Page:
Nic, April 25, 2018

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What is premenstrual dysphoric disorder?

Here is what it isn't.

It isn't 'feeling a bit blue' each month. 

It isn't 'just cramps and stuff'. 

It isn't 'getting a bit ratty'. 

It isn't something we 'need to try a little harder' to overcome. 

We've all had things like that said to us. Maybe from friends, or family, or professionals. 

Premenstrual dysphoric disorder (PMDD) is estimated to affect 3-8% of women. It is a disorder of the endocrine system that causes serious mental health problems.

We can feel severely depressed. We can be agonisingly anxious. We can feel uncontrollable rage. We can feel so exhausted that we crawl up the stairs at night. We can get intensely paranoid. We can experience misophonia, hallucinations, psychosis. We crawl to our periods, find (hopefully) some relief, only to have the whole array of symptoms start up again.

Many women are not heard, not listened to. Many women are misinformed. I think the stigma surrounding PMDD is down to people having no understanding of the condition. Many people with PMDD are trying to reach out, get support, find answers. When people are referred to psychiatric teams, they are often misdiagnosed with conditions like borderline personality disorder (BPD) or bipolar disorder. I was misdiagnosed with BPD.

I also think we still bristle a little when we discuss periods. Half the planet have them and we still don't feel comfortable talking about them. Add to that the stigma that sadly still exists when it comes to being open about mental health, and some feel this is all the more reason to stay quiet.

I refuse to stay quiet any more.

My symptoms start from about day 4 or 5 of my cycle. The build up to ovulation was the worse aspect in my case. Rage came from nowhere, paranoia was extreme, I couldn't cope with certain sounds. Ovulation happened, and then a steady descent into the worst depression, anxiety, fatigue, suicidal thinking, up until I finally bled and all was beautiful in the world for a few days.

I did this for 28 years.

I isolated myself as much as I could. I couldn't trust how I might be each day. I couldn't talk to people. I became so unbearably anxious that people didn't understand all that was going on, it was easier to become a recluse.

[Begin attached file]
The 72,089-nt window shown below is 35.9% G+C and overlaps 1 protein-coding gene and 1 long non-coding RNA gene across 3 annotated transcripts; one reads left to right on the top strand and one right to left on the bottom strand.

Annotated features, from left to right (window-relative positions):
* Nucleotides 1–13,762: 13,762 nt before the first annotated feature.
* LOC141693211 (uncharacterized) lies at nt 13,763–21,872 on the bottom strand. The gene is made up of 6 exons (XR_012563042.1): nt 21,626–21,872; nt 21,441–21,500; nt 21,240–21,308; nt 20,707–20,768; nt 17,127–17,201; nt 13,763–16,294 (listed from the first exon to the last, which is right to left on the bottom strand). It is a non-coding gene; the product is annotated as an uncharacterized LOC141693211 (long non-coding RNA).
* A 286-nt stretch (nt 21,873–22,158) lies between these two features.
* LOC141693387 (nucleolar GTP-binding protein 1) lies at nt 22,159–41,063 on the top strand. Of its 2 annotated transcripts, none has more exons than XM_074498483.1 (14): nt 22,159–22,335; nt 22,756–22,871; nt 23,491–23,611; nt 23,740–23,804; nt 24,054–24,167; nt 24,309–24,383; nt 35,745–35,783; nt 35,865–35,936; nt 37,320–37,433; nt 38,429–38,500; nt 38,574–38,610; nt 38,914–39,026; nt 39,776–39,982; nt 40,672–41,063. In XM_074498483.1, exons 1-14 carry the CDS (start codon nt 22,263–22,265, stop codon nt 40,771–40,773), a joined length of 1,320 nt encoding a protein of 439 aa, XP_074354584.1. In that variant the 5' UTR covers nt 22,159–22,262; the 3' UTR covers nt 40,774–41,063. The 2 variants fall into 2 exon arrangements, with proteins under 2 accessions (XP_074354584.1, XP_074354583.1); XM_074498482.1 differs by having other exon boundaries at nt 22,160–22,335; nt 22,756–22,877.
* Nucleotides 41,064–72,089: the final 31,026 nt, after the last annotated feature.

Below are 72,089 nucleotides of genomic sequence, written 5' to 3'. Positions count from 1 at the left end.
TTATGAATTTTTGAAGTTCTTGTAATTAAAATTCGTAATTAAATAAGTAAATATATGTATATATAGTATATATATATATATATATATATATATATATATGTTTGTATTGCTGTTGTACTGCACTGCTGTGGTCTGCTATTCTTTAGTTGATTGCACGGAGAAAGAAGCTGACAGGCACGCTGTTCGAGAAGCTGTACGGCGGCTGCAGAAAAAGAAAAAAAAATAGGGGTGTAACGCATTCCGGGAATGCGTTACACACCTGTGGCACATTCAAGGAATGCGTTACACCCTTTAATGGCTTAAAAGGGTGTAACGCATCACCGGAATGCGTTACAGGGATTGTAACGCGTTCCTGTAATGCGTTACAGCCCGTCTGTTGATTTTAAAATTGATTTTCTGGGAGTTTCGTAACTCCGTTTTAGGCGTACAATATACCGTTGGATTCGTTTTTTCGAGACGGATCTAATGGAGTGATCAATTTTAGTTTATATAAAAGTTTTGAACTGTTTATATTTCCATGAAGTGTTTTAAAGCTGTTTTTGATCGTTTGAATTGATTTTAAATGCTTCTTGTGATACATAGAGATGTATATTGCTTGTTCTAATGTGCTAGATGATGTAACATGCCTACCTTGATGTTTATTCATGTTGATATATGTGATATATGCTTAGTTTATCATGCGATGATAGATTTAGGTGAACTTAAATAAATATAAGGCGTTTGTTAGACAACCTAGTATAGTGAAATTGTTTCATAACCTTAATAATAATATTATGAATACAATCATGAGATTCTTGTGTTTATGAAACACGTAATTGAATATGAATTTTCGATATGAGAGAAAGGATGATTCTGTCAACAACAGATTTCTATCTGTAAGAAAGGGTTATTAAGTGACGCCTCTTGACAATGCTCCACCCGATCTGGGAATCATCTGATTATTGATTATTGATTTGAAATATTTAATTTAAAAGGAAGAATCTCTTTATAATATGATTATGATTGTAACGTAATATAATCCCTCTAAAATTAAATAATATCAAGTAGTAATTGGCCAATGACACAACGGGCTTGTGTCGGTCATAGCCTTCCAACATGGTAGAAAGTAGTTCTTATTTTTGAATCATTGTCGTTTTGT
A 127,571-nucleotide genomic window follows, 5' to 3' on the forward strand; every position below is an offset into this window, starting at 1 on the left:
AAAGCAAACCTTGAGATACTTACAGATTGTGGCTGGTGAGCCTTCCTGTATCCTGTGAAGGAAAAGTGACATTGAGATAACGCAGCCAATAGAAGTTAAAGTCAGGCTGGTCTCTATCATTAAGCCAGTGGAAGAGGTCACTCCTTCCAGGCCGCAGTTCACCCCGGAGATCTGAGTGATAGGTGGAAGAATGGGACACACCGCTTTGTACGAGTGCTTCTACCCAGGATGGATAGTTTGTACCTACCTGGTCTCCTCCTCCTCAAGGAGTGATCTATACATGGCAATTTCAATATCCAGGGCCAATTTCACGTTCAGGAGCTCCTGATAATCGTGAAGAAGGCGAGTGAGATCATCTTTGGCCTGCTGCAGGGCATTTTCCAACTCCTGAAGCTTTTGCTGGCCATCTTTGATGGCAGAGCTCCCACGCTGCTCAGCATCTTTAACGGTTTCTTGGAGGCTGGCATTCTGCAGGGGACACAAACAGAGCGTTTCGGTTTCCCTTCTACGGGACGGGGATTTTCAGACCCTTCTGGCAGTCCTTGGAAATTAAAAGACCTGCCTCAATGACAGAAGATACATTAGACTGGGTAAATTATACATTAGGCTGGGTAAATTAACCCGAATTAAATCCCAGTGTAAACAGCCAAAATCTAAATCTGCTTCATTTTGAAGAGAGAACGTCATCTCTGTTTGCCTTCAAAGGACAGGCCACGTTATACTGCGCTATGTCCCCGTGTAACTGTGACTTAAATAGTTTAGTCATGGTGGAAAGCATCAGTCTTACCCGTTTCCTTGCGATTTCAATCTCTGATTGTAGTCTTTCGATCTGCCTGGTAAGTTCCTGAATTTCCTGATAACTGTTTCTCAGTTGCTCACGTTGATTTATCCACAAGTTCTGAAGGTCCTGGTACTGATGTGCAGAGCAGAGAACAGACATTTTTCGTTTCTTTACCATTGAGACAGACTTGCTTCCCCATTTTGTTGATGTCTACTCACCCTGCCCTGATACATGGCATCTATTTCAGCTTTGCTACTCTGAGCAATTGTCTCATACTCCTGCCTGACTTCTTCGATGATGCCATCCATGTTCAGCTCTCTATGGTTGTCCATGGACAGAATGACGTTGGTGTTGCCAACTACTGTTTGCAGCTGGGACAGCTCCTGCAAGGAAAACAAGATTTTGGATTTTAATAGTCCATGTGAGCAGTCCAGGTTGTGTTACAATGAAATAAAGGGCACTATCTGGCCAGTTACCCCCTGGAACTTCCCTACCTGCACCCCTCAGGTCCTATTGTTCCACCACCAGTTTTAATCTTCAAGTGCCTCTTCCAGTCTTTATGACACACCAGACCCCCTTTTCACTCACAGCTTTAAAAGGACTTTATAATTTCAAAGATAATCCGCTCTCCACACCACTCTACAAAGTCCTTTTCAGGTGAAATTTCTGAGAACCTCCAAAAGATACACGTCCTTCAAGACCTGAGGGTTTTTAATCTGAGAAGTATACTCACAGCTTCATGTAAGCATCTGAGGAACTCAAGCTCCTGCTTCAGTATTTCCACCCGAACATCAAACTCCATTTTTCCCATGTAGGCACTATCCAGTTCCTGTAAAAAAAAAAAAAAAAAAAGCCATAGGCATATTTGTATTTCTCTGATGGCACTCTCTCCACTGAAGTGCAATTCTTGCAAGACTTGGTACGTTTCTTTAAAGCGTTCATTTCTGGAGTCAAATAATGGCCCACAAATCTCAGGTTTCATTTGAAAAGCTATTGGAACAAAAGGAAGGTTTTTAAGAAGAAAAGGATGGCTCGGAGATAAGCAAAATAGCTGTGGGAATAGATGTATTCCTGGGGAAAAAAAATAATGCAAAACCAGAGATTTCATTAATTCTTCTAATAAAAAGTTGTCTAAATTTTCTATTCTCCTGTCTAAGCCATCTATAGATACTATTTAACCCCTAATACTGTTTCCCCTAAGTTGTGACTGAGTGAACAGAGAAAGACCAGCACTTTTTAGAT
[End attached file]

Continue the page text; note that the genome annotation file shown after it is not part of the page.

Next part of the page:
And people walk away. People let you down. People just don't get it. That isn't living. That is a cruel and constant battle to survive. And I, like many others out there, had this condition sitting alongside other mental illnesses and fibromyalgia. An overwhelming cocktail.

I don't know how I've made it to 40, but last year I did. Earlier this year I made the decision to have a hysterectomy. A radical choice to have to make, and yet one that many of us are having to make.

Why have so many people never heard of PMDD? Why have so many GPs never heard of it? This illness is dangerous without treatment. This illness kills women who decide they can fight no more. 

I set up a support group on Facebook to help women who juggle with PMDD alongside other mental health conditions. We've just hit over 1000 members in only a few months, both delighting me that there is somewhere for people to come to, and saddening that I hear so many lost and desperate souls every single day.

I am so blessed to get to know every one of them. Brave, beautiful, compassionate, caring warriors, full of light, creativity, love, and hope. PMDD takes so much, but has given me these people, for which I am truly thankful. 

Once the stitches have healed and the HRT has settled, I hope to continue to devote a lot of time to the folk who struggle. So many of us have kept quiet. There are many silent screams floating around somewhere. It's time that changed.

More information about Premenstrual dysphoric disorder (PMDD) from Mind > 

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